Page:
Children are intensely "unhappy" for short periods of time, but then....
They express it fully. They are in pain. They cry. They're frightened. They show it fully. They're angry. You know about it.
And then five, ten, maybe fifteen minutes later they are happy again as if it never happened.
We need to get it out like children do, yet in ways that won't damage relationships with others
But just because we learn to censor and edit what gets verbally expressed doesn’t mean that we still don’t have the need, in order to return to and remain a happy and joyous person, for the regular self-expression that a young child spontaneously exudes. When it comes to taking a dump, we acknowledge and recognize that physical need and we provide the ongoing acceptance and encouragement of handling this need privately. However, in the arena of “taking a dump” with our emotions, for the most part, we have not acknowledged this ongoing need in our adulthood.
Welcome to the world of emotional constipation that we think is "normal."
As a result, to a lesser or greater degree, emotional constipation is a chronic condition of almost every human being above the age of five. And, for the most part, since it is a condition that everyone shares, no one recognizes it as an aberration.
Four processes to reclaim, step by step, the happiness of your child within
Four major processes in AskDwightHow are designed to assist, not only in the execution of the first cornerstone of choosing courage, embracing the energy of one’s fear and pain and making friends with those, but also in reclaiming your natural birthright of happiness and full self-expression.
As Byron Katie says, "When you fight with reality, you lose. But only 100% of the time."
The first process: Undoing fear or Making Friends with your Fear
The first process, Making Friends with Your Fear, can be used in any and all situations to quickly reduce or eliminate your resistance to your fear and pain. This allows you also to tap into the vital energies of your fear for your own use. Look for opportunities to use this process many times every day. See Kickstarting a mental habit.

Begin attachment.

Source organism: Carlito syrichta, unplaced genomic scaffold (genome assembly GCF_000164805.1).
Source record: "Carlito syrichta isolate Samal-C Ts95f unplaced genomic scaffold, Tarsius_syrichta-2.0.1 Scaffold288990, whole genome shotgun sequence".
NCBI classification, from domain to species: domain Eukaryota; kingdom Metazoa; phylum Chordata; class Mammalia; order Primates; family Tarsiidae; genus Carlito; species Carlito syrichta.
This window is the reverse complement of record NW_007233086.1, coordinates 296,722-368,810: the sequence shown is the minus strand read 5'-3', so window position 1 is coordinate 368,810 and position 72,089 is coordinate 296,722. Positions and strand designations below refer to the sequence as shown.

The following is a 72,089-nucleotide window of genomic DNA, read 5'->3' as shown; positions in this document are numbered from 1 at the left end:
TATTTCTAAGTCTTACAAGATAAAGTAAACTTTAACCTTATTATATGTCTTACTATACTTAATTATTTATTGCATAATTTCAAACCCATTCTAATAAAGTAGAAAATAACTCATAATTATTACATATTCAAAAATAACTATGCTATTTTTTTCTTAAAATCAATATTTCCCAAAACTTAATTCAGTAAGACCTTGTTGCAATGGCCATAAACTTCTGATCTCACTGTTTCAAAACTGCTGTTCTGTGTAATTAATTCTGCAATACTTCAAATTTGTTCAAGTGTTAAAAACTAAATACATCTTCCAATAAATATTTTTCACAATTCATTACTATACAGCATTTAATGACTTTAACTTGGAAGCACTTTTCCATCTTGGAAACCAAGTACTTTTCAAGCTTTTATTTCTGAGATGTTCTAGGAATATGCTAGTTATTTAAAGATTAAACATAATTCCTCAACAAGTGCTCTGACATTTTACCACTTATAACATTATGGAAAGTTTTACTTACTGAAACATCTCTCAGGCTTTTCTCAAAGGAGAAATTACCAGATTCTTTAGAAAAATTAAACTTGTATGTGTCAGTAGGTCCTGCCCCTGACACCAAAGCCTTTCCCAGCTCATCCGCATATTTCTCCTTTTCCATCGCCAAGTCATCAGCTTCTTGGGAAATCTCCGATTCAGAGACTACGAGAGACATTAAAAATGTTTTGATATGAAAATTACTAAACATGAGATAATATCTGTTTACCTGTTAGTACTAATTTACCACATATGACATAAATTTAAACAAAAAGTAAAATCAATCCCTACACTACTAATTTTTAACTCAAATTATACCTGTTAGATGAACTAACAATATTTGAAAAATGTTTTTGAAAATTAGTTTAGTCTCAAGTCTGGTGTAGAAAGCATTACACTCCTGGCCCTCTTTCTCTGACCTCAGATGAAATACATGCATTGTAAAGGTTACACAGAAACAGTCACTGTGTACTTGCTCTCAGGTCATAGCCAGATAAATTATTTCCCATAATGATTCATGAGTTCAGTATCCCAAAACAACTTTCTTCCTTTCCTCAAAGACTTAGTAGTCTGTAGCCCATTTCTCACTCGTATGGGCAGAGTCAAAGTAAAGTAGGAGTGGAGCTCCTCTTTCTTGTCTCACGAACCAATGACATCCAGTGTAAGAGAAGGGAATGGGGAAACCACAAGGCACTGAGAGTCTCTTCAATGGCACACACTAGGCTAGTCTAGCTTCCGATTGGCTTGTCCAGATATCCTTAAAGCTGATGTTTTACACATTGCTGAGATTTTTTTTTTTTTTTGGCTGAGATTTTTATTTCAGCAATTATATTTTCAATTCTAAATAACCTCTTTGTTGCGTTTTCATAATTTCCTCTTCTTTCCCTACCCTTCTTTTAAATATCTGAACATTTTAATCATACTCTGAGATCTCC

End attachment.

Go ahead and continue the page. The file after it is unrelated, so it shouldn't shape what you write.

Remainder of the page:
The second process: Enchanting
Enchanting takes a deeper cut at de-repressing and expressing pent-up feelings. Unlike the first process, which can be done sotto voce, Enchanting typically must be done when no one else is around. If you want to really keep the feelings well expressed, do this at least thirty minutes a day: you can probably find a way to do it concurrently with some other task such as driving.
The third process: Deep Awakening Renewal
The Deep Awakening Revewal is the most powerful of all these processes. Thirty minutes alone with this process will transform any mood, attitude, or feeling. This process must also be done when you are in a private space. Do this one at least once a week to create a deep feeling of energized serenity in your life.
The fourth process: Your Whine List
Your Whine List is the only process that is not down alone. It has its own unique power in moving through feelings of depression, resignation, anger, and so on. This process should be done anytime you feel stuck. Choose the courage to set up Your Whine List and then call someone on that list whenever needed to whine, bitch, moan, and complain. Express those fuckers out!